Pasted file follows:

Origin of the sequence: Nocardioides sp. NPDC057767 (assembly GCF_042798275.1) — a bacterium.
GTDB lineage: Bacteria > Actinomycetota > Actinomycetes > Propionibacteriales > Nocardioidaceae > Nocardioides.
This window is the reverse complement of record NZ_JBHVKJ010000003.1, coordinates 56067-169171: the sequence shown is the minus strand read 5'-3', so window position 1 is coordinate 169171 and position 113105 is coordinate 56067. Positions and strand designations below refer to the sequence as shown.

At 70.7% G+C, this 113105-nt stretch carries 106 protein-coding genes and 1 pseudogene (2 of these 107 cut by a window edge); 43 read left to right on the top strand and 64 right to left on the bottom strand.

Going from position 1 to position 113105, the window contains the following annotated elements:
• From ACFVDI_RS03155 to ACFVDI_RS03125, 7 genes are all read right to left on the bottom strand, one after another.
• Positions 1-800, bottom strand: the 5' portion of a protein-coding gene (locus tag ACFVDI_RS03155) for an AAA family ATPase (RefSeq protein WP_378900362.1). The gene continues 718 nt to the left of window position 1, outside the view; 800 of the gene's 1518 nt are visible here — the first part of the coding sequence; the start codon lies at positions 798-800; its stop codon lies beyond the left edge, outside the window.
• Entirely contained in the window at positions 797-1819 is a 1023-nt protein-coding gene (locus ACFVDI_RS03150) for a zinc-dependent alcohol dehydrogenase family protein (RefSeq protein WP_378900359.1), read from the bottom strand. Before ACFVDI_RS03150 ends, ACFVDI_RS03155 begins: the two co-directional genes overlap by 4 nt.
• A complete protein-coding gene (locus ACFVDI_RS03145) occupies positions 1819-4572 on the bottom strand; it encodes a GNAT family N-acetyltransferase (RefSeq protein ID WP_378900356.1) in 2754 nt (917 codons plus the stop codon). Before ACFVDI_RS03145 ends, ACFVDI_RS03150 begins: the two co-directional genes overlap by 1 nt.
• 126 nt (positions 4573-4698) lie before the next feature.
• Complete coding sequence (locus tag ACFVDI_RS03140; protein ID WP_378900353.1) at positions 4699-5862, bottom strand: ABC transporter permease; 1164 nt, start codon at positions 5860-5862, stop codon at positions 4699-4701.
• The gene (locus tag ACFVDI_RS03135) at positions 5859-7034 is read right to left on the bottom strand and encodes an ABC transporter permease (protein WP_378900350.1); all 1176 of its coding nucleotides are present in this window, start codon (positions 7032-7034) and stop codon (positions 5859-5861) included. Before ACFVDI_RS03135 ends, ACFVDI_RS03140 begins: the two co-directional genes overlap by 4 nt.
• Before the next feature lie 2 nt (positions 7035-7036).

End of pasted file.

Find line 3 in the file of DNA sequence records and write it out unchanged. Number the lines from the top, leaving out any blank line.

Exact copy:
This window is the reverse complement of record NZ_JBHVKJ010000003.1, coordinates 56067-169171: the sequence shown is the minus strand read 5'-3', so window position 1 is coordinate 169171 and position 113105 is coordinate 56067. Positions and strand designations below refer to the sequence as shown.